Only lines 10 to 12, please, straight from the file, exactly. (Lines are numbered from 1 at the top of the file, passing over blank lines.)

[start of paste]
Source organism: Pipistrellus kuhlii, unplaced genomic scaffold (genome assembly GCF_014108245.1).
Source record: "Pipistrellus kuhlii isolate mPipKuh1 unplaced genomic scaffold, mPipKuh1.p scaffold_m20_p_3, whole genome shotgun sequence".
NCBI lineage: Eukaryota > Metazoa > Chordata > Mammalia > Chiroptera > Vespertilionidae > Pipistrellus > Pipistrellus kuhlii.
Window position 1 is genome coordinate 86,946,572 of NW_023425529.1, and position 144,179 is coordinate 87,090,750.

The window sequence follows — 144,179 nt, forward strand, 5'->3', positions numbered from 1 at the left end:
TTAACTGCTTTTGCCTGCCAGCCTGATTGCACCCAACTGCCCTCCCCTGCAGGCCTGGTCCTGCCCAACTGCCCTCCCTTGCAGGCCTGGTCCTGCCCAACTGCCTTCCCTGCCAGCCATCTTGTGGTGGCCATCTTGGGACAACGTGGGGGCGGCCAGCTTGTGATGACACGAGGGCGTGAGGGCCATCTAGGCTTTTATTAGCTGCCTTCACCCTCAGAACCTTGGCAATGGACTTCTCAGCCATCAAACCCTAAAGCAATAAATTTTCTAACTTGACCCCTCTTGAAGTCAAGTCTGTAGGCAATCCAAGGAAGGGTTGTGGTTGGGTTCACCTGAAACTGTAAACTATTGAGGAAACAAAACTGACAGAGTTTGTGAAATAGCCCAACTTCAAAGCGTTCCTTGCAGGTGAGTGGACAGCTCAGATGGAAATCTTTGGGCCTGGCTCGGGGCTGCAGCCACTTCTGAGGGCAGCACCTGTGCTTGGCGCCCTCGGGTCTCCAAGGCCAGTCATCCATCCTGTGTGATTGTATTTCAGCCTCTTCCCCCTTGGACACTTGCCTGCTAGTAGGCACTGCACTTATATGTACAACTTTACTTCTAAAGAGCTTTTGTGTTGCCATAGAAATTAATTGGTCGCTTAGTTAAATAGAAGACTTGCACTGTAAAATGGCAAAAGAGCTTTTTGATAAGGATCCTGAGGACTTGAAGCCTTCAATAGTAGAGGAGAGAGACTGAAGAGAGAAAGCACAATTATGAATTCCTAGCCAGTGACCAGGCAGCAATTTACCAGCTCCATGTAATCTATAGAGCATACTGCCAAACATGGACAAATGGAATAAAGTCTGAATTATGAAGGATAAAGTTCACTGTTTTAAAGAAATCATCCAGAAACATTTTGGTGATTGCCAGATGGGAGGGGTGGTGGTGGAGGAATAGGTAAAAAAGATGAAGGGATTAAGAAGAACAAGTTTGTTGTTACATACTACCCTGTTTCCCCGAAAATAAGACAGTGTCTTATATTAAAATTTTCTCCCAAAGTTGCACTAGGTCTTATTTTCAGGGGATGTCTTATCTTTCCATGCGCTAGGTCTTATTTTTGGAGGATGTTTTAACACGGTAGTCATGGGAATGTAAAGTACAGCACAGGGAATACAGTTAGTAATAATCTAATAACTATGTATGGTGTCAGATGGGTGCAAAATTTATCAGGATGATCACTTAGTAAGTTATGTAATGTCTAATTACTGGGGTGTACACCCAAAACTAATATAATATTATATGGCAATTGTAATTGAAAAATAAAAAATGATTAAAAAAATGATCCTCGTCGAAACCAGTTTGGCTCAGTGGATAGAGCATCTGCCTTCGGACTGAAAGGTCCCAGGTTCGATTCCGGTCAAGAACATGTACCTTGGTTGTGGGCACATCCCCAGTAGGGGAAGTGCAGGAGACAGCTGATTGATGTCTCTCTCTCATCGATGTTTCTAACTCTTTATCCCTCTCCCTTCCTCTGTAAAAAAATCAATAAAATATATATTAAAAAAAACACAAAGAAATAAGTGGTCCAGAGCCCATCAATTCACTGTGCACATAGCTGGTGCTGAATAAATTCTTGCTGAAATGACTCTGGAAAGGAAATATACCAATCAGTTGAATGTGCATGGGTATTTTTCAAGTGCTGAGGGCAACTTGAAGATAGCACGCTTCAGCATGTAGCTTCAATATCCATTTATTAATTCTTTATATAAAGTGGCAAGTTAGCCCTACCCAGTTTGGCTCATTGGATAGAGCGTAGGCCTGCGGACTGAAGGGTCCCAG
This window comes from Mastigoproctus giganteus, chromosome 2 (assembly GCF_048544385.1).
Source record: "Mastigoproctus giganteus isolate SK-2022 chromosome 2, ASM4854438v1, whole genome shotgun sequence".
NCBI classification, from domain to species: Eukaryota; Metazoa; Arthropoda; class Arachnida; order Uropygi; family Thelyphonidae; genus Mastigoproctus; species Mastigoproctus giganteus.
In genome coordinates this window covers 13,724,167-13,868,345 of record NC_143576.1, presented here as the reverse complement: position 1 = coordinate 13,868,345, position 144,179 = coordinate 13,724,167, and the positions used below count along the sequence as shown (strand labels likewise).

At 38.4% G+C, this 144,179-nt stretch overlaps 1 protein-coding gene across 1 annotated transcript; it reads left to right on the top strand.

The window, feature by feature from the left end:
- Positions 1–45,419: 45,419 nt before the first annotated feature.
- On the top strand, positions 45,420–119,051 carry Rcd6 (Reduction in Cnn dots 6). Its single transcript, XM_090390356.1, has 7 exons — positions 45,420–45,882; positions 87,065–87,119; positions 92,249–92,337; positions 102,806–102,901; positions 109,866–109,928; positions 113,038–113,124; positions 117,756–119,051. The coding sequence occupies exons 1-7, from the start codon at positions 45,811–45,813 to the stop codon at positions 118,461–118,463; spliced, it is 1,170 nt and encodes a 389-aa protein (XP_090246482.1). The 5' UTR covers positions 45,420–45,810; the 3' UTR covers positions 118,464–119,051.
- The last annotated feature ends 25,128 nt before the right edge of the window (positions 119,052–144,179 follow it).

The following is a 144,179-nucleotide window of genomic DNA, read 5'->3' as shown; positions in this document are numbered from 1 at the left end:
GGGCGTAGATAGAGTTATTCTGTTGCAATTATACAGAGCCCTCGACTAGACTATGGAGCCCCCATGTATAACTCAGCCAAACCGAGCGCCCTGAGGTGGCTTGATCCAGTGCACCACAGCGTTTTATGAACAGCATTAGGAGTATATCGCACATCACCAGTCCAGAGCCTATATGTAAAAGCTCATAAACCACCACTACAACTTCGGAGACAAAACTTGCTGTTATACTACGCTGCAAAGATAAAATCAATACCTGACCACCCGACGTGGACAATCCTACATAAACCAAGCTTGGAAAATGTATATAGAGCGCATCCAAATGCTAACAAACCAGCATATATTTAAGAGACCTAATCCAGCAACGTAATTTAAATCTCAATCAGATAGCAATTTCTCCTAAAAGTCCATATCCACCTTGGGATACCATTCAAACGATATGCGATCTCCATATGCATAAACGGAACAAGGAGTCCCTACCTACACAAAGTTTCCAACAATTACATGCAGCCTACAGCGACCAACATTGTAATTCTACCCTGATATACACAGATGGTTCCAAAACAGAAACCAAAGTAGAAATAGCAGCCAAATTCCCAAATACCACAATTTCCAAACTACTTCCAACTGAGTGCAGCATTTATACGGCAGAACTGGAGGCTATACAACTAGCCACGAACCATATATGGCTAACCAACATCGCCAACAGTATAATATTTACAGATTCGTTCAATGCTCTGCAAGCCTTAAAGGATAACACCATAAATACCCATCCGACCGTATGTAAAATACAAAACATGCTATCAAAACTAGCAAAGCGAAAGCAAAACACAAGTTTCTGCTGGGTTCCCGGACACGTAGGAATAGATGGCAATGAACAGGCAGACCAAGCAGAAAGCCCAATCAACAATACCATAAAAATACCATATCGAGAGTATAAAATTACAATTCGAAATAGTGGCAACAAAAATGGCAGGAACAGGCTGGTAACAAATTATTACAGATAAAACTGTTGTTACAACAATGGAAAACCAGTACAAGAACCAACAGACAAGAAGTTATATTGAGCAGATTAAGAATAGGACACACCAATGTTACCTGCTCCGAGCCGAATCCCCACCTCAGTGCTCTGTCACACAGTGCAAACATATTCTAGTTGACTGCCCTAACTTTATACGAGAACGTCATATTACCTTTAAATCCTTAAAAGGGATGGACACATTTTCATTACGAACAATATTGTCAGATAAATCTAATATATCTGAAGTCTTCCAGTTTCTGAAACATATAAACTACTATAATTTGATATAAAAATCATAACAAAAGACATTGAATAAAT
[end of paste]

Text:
In genome coordinates this window covers 13,724,167-13,868,345 of record NC_143576.1, presented here as the reverse complement: position 1 = coordinate 13,868,345, position 144,179 = coordinate 13,724,167, and the positions used below count along the sequence as shown (strand labels likewise).

At 38.4% G+C, this 144,179-nt stretch overlaps 1 protein-coding gene across 1 annotated transcript; it reads left to right on the top strand.

The window, feature by feature from the left end: